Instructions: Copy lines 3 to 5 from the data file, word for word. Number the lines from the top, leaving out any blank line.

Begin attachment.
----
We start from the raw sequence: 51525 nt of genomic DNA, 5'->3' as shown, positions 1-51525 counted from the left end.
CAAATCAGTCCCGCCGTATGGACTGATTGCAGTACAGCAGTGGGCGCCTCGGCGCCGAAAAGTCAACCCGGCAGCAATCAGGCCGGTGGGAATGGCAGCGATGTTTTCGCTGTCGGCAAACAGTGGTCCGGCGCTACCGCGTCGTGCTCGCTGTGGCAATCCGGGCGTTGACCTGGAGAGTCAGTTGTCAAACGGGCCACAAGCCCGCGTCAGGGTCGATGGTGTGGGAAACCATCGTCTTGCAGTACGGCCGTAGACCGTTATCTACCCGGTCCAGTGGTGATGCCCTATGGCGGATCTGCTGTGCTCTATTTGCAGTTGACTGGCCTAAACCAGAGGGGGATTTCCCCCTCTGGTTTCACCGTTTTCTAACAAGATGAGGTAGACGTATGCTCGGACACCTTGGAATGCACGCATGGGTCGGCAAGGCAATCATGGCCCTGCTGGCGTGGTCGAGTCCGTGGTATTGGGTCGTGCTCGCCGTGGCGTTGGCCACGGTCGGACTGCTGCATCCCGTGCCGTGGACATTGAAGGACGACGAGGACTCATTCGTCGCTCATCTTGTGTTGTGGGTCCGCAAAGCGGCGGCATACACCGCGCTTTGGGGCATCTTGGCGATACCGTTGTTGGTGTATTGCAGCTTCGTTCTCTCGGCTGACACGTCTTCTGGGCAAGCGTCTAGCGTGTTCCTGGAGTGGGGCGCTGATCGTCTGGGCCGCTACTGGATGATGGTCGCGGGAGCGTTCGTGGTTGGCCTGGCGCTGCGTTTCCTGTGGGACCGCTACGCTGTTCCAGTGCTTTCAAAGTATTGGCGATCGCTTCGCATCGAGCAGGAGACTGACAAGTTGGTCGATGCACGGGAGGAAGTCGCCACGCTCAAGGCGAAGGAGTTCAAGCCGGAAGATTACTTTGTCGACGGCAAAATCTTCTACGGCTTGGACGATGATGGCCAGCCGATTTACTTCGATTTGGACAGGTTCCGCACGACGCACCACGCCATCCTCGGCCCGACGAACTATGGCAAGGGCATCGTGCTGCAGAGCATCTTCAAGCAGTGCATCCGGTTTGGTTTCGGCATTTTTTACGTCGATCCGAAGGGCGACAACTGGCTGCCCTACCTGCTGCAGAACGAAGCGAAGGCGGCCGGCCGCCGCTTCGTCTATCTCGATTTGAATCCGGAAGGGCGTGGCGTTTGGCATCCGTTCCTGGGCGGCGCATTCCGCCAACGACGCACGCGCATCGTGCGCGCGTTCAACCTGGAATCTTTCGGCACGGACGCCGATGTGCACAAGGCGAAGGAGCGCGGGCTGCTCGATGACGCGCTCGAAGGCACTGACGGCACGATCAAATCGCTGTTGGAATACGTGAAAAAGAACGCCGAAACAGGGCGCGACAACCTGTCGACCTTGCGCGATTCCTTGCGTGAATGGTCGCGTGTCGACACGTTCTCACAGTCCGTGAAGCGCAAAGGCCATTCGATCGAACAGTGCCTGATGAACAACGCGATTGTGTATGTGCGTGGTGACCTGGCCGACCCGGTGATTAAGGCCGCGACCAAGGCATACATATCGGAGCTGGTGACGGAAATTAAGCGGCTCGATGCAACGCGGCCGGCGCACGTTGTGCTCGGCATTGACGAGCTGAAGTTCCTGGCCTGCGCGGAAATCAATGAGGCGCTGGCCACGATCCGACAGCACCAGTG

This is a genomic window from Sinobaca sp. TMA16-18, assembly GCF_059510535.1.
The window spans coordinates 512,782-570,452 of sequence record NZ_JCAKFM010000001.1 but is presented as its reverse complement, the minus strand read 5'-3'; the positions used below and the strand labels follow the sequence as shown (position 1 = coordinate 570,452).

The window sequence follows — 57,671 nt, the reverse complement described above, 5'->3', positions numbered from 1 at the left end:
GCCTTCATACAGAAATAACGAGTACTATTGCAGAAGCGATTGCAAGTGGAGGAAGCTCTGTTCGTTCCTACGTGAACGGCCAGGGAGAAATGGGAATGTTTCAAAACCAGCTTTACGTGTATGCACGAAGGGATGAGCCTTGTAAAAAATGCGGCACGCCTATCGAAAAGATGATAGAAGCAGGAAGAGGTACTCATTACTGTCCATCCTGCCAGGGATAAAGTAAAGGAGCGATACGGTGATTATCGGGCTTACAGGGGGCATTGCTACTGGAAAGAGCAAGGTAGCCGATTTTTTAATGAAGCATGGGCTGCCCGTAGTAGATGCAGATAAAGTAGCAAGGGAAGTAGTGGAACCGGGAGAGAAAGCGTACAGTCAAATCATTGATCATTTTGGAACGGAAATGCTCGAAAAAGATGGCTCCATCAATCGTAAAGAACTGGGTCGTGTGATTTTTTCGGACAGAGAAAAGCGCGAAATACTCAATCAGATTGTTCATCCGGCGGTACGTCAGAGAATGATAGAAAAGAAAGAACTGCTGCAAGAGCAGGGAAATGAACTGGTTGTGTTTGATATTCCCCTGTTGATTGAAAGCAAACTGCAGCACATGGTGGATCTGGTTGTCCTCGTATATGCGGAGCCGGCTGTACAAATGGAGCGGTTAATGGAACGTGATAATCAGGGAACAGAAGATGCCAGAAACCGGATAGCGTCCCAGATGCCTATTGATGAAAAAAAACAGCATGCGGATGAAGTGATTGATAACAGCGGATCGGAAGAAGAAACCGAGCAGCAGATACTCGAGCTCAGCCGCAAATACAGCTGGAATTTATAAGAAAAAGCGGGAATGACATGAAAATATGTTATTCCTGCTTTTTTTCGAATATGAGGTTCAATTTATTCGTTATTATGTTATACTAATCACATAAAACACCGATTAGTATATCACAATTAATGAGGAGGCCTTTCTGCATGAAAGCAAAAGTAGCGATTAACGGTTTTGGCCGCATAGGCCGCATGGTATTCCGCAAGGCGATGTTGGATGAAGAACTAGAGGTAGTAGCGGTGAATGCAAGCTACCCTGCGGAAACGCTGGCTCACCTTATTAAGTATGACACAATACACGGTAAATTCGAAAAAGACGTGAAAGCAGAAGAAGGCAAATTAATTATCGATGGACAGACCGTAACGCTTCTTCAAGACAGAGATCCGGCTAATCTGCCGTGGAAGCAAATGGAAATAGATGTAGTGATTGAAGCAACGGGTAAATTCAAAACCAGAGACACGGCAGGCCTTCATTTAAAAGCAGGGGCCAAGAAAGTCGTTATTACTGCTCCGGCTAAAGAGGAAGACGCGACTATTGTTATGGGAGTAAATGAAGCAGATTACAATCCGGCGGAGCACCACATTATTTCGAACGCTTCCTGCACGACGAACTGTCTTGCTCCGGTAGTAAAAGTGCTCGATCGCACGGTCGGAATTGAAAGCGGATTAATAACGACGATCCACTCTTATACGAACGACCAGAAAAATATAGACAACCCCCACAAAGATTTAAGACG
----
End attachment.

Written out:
This is a genomic window from Sinobaca sp. TMA16-18, assembly GCF_059510535.1.
The window spans coordinates 512,782-570,452 of sequence record NZ_JCAKFM010000001.1 but is presented as its reverse complement, the minus strand read 5'-3'; the positions used below and the strand labels follow the sequence as shown (position 1 = coordinate 570,452).

The window sequence follows — 57,671 nt, the reverse complement described above, 5'->3', positions numbered from 1 at the left end: